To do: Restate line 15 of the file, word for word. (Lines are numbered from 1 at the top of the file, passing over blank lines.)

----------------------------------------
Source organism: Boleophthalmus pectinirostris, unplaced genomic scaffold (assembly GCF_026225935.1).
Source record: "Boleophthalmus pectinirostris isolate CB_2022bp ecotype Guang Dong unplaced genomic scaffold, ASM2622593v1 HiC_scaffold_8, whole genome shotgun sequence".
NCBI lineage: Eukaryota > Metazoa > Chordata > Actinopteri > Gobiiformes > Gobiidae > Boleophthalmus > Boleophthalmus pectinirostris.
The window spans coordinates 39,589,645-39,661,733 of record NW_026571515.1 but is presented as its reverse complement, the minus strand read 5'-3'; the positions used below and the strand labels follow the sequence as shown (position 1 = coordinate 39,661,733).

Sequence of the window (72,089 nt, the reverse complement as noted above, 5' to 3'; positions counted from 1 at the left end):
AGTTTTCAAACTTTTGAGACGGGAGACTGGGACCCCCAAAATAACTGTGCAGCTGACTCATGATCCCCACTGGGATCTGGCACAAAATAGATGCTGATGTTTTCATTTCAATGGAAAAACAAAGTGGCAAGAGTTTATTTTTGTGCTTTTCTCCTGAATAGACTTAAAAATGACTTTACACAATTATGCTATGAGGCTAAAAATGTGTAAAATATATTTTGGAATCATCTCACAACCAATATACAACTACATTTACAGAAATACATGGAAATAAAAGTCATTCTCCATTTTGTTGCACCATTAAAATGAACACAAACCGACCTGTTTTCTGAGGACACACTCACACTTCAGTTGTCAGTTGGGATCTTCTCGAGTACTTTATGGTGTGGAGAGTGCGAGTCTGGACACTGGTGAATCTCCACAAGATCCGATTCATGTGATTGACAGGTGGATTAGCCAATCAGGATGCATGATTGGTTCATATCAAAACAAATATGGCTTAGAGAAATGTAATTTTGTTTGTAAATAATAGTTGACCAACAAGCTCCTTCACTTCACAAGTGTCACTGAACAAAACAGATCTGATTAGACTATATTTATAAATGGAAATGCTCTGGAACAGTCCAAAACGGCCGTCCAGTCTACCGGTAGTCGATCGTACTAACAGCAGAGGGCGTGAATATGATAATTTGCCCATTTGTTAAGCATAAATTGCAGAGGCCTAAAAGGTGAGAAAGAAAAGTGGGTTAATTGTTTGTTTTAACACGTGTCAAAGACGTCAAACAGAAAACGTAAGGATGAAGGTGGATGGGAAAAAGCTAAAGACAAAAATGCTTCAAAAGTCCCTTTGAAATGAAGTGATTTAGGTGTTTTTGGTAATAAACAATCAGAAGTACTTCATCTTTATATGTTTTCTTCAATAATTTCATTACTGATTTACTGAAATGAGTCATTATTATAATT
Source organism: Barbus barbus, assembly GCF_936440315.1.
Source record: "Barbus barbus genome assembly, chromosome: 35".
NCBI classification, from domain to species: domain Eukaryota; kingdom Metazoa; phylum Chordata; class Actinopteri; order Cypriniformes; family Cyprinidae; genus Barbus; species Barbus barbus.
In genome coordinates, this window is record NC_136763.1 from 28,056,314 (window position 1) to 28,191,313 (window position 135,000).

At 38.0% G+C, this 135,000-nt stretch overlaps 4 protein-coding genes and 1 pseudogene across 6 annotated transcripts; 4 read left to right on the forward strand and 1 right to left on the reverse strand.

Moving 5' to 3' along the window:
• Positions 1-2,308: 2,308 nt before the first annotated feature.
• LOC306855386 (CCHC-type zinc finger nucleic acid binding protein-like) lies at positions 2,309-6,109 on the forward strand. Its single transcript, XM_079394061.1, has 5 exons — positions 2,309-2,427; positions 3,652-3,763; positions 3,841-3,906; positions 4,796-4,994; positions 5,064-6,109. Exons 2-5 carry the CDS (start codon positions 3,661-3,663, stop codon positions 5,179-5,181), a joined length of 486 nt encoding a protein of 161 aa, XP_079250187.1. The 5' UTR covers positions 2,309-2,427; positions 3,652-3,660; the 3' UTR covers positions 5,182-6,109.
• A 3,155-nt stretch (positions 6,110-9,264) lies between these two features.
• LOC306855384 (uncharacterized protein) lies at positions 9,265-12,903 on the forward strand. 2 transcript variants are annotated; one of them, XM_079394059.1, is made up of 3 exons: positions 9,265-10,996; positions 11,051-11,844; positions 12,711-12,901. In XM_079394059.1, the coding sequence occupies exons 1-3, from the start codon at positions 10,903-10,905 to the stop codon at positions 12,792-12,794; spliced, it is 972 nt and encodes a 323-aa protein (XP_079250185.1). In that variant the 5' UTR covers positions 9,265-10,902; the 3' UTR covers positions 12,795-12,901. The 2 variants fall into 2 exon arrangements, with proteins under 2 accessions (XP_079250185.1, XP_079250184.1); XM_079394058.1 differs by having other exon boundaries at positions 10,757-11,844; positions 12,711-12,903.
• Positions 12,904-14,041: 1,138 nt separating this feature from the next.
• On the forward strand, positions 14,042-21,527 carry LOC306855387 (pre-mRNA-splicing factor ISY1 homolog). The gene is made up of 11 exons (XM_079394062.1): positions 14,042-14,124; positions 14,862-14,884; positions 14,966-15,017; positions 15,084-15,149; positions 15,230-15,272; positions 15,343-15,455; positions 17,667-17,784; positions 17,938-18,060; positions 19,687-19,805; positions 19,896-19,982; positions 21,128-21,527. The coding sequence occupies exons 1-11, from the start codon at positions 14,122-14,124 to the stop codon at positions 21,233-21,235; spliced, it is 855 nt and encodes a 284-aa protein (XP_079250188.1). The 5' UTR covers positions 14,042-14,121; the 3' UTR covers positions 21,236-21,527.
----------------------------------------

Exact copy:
• A 3,155-nt stretch (positions 6,110-9,264) lies between these two features.